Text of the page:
72. Why put up with all the crap a coach or manager has to if you have millions in the bank or an oil well in your back yard. With the exception of pitch calling and defensive positioning baseball is a game of reaction. Once is start thinking it istoo late to react. The secret to managing is not to screw up a player, but give him a chance to succeed.

  73. Whose idea was it to have the Dodgers play a wrap-around series here in ATL and have the final game at 7:10 before a west-coast flight?

    Advantage us, I guess.

  74. There might also be something to the fact that those guys are spending a higher percentage of their career sitting on the bench watching and thinking about the game than the guys playing it at the higher levels.

    I can’t recall if there’s a specific ration but most places put a premium on having done a job, vs having had training for the job. A lack of college education, doesn’t seem to be a huge ding against a guy looking for a job managing a baseball team (it IS, after all, a game… and a relatively simple one at that). I’d compare it to poker. There are some guys who have an education and use that higher math ability to play the game, but there are also a lot of guys who kill at the game via talent and years of learning on the job. One could approach baseball management with a combination of game theory and statistical analysis, and probably do quite well. But, one could also approach it with a lot of experience in how situations play out in real games and also do quite well.

    I’m in the camp that thinks that Chipper, while a goofy redneck, does approach the game (at least the hitting part of it) with a fair amount of cerebral vigor and would probably make a pretty decent hitting coach. He’s also got enough experience, and seems interested in the game overall, to suggest he may have the ability to be a manager at some point as well.

    Though, I still thank that Mr Maddux was WAY more cerebral about the game than anybody else we saw playing and HE would be my favorite player turned manager to watch.

  75. I would suggest that the reason that managers are mostly (not always — John McGraw was a great player) mediocre players is that the skill sets to play and manage are actually quite different and there’s no relationship between the two. If managing skill is randomly distributed, then you would expect most managers to have been mediocre players, because there’s so many more of them.

    If you can find a copy, try to pick up James’ Guide to Baseball Managers. It didn’t do well, for some reason, but it’s a terrific book.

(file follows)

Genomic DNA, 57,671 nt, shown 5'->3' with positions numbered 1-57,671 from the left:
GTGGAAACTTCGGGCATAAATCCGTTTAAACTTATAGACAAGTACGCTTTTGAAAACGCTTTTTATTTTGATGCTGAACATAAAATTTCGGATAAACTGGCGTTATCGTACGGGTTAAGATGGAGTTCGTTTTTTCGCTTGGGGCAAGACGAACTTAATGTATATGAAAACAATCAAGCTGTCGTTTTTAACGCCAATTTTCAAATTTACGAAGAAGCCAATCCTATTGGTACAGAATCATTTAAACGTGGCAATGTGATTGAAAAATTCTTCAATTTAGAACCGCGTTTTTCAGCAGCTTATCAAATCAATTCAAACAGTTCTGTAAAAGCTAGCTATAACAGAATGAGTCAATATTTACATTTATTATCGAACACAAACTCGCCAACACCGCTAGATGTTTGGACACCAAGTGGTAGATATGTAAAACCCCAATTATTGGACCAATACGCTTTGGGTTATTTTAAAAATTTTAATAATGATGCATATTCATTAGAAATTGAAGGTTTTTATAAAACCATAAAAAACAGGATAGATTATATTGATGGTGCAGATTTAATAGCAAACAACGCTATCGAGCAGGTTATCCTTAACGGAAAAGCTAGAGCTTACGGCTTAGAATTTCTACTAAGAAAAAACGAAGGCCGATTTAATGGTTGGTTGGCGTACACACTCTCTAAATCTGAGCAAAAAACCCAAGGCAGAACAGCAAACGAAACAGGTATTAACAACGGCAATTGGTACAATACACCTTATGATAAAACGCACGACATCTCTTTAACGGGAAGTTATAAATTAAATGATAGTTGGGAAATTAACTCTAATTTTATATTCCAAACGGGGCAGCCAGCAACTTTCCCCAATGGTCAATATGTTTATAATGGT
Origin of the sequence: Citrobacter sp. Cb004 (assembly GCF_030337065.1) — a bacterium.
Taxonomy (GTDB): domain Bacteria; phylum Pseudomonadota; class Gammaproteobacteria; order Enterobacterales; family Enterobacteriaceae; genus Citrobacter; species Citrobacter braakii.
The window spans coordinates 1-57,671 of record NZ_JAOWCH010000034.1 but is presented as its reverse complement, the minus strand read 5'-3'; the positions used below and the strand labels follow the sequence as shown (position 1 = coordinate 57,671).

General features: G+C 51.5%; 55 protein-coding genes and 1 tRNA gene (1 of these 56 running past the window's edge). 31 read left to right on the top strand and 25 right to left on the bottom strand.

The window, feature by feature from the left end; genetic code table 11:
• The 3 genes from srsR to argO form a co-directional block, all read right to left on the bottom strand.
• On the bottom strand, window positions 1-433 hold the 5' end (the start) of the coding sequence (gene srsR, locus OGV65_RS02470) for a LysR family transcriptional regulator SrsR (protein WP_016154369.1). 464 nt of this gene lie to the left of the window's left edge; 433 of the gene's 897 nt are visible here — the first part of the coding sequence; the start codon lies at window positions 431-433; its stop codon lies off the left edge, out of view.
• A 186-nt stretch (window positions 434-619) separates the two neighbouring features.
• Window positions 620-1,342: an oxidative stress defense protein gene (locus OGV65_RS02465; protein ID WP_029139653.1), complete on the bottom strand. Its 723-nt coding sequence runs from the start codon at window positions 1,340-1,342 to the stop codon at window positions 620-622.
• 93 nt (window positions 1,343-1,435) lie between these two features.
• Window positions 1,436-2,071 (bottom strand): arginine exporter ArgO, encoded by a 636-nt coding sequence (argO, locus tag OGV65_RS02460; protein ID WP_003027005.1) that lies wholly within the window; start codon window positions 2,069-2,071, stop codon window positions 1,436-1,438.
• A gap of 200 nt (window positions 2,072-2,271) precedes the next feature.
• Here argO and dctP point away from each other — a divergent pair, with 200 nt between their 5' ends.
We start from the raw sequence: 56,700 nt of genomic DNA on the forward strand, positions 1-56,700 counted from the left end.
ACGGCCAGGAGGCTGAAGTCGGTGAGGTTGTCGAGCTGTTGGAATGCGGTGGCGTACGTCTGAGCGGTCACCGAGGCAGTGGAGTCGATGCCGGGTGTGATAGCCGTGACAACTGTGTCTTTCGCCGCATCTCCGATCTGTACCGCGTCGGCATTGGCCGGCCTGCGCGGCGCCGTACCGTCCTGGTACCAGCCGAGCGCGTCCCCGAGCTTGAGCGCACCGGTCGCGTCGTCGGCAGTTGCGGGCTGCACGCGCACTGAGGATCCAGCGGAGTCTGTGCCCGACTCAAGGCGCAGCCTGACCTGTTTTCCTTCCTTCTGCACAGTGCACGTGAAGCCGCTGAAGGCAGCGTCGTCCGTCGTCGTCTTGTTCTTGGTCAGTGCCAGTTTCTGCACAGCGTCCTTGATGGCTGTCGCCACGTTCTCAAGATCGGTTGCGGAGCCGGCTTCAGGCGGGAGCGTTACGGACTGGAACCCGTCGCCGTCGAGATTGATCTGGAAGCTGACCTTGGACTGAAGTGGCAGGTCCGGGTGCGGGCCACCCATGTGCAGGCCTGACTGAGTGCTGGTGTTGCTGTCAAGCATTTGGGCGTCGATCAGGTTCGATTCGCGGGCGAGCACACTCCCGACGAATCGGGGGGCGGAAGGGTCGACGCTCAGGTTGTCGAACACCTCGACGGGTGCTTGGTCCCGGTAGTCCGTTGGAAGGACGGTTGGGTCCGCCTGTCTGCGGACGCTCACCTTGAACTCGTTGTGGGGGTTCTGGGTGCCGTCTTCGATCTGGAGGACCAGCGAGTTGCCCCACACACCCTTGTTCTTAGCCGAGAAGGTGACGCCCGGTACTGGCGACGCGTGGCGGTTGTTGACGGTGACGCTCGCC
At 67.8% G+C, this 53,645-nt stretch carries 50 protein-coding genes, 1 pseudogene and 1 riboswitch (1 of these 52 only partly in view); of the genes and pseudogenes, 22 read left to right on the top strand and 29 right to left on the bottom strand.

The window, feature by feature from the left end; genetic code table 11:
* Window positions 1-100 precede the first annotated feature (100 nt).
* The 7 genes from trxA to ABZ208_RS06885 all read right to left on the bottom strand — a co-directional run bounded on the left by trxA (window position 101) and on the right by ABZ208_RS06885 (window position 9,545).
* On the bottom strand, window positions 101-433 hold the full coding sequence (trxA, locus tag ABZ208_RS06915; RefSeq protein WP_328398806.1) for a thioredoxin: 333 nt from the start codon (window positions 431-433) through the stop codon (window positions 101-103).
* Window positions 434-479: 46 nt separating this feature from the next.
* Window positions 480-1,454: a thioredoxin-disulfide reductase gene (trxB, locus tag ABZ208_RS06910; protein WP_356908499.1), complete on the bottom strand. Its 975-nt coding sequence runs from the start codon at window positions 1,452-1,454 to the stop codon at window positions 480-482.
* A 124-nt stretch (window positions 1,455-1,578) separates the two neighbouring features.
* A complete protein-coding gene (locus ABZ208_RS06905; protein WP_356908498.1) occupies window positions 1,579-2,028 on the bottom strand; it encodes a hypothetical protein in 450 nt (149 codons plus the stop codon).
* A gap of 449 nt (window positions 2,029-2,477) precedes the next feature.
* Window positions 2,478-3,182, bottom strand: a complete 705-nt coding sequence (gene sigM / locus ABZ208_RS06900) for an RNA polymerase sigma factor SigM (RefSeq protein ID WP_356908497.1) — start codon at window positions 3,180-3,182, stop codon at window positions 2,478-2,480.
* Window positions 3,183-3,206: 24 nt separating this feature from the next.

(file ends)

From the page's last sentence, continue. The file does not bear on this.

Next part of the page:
And… game thread.

  76. @122 I was always curious about Maddux, but I remember in interviews on a few occasions when the reporter would talk about his “cerebral approach” he would laugh it off and say that was just code for a guy he couldn’t throw more than 92 and still found a way to get hitters out. He would then go on to talk about what an idiot he was. Maybe false modesty, but there’s a chance we overestimate the intelligence of “crafty” pitchers just like we do backup middle infielders.

    I still think it’s telling that chipper has been in the game forever and no one has ever talked about what a great manager he would be. You’d think if Bobby thought he had it in him he would have been throwing out cues about it for years now. Eddie Perez was getting that talk the whole last half of his career.

  77. Also, I’m totally on my it’s completely f-ed up that Chris Chambliss hasn’t managed crusade. Minor league manager of the year the first year he managed anything, hitting coach for four world series champions. I think I read somewhere he helped draw up the plans for the Hadron Collider.

    Also, he was super nice to me once when I was eight.

  78. Chipper’s injury really puts a cloud over our potential free agent dealings. What could have been $20 million plus coming off the books is now only $7 million plus.

    Mixed feelings about it here. I didn’t want Chipper to go out that way, but I was looking forward to what the Braves might do with a little money in the offseason.

  79. As much as I dearly love baseball, I think even I would get tired of the travel, the heat, the Yunels and Clemenses of the game – so clearly just loving being in the dugout is a big part of it.

    I think Chipper may be that guy. And the fact that his father is his de facto pitching coach likely means he has a feel for it and a respect for it that makes for a great one.

    Manager? Maybe. Hitting coach? Oh, hell yea.

  80. So is anybody up for a 3rd baseman? The defense is just horrid lately and just keeps letting Philly get closer and closer

Leave a Reply

Your email address will not be published. Required fields are marked *